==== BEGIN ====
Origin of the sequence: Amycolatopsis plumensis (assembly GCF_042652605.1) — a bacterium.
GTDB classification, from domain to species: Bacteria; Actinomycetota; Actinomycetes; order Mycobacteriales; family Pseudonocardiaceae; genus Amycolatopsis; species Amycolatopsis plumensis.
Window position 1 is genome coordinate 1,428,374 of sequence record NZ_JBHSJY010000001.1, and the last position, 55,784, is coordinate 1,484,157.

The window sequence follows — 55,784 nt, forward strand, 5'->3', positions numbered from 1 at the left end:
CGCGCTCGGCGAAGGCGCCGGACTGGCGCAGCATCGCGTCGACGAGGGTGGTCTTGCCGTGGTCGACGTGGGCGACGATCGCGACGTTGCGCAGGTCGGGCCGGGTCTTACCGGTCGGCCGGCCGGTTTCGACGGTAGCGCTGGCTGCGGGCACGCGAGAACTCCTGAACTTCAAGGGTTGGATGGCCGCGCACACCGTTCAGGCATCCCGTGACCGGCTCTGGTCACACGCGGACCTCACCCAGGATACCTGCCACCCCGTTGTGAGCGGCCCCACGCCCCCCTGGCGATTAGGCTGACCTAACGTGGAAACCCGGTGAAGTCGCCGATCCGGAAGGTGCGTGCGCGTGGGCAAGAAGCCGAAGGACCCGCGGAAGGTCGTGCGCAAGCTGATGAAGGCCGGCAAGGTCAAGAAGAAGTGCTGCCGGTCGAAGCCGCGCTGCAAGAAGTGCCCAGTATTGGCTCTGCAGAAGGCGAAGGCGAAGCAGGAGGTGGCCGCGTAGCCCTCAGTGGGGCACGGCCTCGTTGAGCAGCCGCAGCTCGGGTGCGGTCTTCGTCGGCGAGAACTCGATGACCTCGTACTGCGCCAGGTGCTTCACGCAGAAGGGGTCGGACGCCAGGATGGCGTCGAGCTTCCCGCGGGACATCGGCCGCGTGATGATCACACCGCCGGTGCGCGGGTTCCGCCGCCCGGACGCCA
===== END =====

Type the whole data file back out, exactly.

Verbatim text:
Origin of the sequence: Amycolatopsis plumensis (assembly GCF_042652605.1) — a bacterium.
GTDB classification, from domain to species: Bacteria; Actinomycetota; Actinomycetes; order Mycobacteriales; family Pseudonocardiaceae; genus Amycolatopsis; species Amycolatopsis plumensis.
Window position 1 is genome coordinate 1,428,374 of sequence record NZ_JBHSJY010000001.1, and the last position, 55,784, is coordinate 1,484,157.

The window sequence follows — 55,784 nt, forward strand, 5'->3', positions numbered from 1 at the left end:
CGCGCTCGGCGAAGGCGCCGGACTGGCGCAGCATCGCGTCGACGAGGGTGGTCTTGCCGTGGTCGACGTGGGCGACGATCGCGACGTTGCGCAGGTCGGGCCGGGTCTTACCGGTCGGCCGGCCGGTTTCGACGGTAGCGCTGGCTGCGGGCACGCGAGAACTCCTGAACTTCAAGGGTTGGATGGCCGCGCACACCGTTCAGGCATCCCGTGACCGGCTCTGGTCACACGCGGACCTCACCCAGGATACCTGCCACCCCGTTGTGAGCGGCCCCACGCCCCCCTGGCGATTAGGCTGACCTAACGTGGAAACCCGGTGAAGTCGCCGATCCGGAAGGTGCGTGCGCGTGGGCAAGAAGCCGAAGGACCCGCGGAAGGTCGTGCGCAAGCTGATGAAGGCCGGCAAGGTCAAGAAGAAGTGCTGCCGGTCGAAGCCGCGCTGCAAGAAGTGCCCAGTATTGGCTCTGCAGAAGGCGAAGGCGAAGCAGGAGGTGGCCGCGTAGCCCTCAGTGGGGCACGGCCTCGTTGAGCAGCCGCAGCTCGGGTGCGGTCTTCGTCGGCGAGAACTCGATGACCTCGTACTGCGCCAGGTGCTTCACGCAGAAGGGGTCGGACGCCAGGATGGCGTCGAGCTTCCCGCGGGACATCGGCCGCGTGATGATCACACCGCCGGTGCGCGGGTTCCGCCGCCCGGACGCCA